And by the way, competition is a fallacy, there are ONLY monopolies. And all scientific research done right not by the Cato institute or the heritage foundation or the Koch brothers, seem to agree that COOPERATION is 100 times MORE efficient than competition, we are sold a fallacy… The propaganda machine such as the idea that Social Security is broke when in reality it has a 2.5 TRILLION surplus which Corporations want for themselves so they can pay bonuses and fired half of the employees and then being rescued a few years later…with whose money??? YOURS!!! Public losses and private gains:

http://youtu.be/PPeUrJF6AM8

Many CORPORATIONS DERIVED 100% of their Profits FROM PUBLIC subsidies… YET Government has NO funding for YOU the hard working poor and middle class paying the bill… A discussion of tax subsidies to large corporations and high income individuals, including “big box” stores and wealthy members of the federal government, at the expense of small businesses and taxpayers.

http://youtu.be/LUNHwZVgLB8

Posted by Rvazco | Report as abusive

Felix Salmon and Justin Wolfers are both absolutely wrong because they do not point out the mega expenses US tax payers have with corporate welfare or tax breaks for billionaires. Their argument is a one sided argument without any rationale or dialogue!

I agree with Forgiving ALL student loans!

Posted by Rvazco | Report as abusive

Felix, in the words of comic book guy and to echo wee willy winkle man ‘Just-in’ the big bad wolf, this is the Worst Article Ever. Get your head outta you know where… the idea gained traction because it makes sense and folks are gonna back the idea and keep backing it regardless of what jumped up drongos like you think.

Posted by Greyhound83 | Report as abusive

YOU SAY: “This is pretty extreme stuff: both the idea that student loans have caused rising tuition rates — which seems to get things exactly backwards — and the idea that a trillion dollars of debt could or should simply be eradicated at a stroke.”

FACT: The Goverment guaranteed these loans to the lenders, then made it so all consumer protections were removed, effectively cutting off the students at the knees. Colleges, knowing that the lenders would be giving these loans to any 17 or 18 yr old Tom Dick or Harry wanting to attend any college (good or bad notwithstanding) began letting more and more students in, collecting more and more money…building bigger and better buildings to attract more and more students, and raising the tuition to afford these bigger and better buildings….get it? And then the guaranteed loan amounts were increased to allow students to keep going to college. etc. etc.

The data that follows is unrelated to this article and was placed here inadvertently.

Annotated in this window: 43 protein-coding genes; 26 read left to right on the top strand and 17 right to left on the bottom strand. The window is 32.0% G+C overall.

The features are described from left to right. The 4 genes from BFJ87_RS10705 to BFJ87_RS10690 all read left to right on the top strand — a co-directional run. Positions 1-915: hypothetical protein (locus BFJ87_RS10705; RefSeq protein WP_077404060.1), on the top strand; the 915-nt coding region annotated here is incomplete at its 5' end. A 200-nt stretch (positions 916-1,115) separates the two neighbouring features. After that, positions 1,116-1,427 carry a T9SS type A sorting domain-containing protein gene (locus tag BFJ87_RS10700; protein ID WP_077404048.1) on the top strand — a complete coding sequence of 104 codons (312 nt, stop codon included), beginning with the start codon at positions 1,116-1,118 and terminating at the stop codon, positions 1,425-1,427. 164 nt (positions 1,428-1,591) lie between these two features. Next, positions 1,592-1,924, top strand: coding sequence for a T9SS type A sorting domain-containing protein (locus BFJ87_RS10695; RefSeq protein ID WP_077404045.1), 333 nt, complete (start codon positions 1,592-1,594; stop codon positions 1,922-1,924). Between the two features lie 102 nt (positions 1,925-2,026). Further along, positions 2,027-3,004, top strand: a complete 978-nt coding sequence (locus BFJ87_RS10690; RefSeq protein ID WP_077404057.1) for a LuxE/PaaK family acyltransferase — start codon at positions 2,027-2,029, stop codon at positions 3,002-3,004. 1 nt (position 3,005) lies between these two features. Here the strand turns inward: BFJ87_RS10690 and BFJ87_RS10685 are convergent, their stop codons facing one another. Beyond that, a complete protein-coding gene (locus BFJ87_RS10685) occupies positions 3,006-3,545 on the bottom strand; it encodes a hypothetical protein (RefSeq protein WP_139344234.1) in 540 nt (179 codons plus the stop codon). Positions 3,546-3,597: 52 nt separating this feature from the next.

FACT: This debt could be erased. Just written off the books like so many other billions of dollars written off the books every business quarter by huge banks. Either that or the interest rates/capitalization/fees set to the rates the big lenders get to have themselves. If, in fact, education is important like we have always been told it is, and that EVERYONE, not just the 1% should be entitled to it.

Posted by SPeas | Report as abusive

I agree that the White House tried to placate the thousands of Americans seeking student loan relief who signed the on-line petition for loan forgiveness by throwing a bone that will affect certain current students only.

I disagree however with your poo-poohing of the power of the internet. Just today USDA policy was reversed due to conservative blogging: http://www.washingtonpost.com/business/e conomy/usda-yanks-christmas-tree-promoti on-program-after-conservatives-call-it-a -tax/2011/11/09/gIQATfqA6M_story.html

Just like I would shout if I were standing next to you at Lafayette Park: “WE’RE HERE! WE’RE CLEAR! GET USED TO IT WE’RE HERE!” And if my nephew was here to help me link to Garageband, I could even do it in audio with a drum!

Posted by Topazmoon11 | Report as abusive

It seems to me that most people who want to minimize the role of the internet do so because they want to remain in denial regarding this powerful tool. Social media is bringing the world together unlike ever before. Now while the president’s nod to all those who are being crushed under student loan debt does indeed reflect recognition of the problem, and by proxy the power of social media. His changes fall so short of addressing the problems that it would be laughable if it were actually in his power to truly fix the problems. The thing is, Obama doesn’t have that power without the legislative branch backing him up. Which…is currently the most broken thing in the world.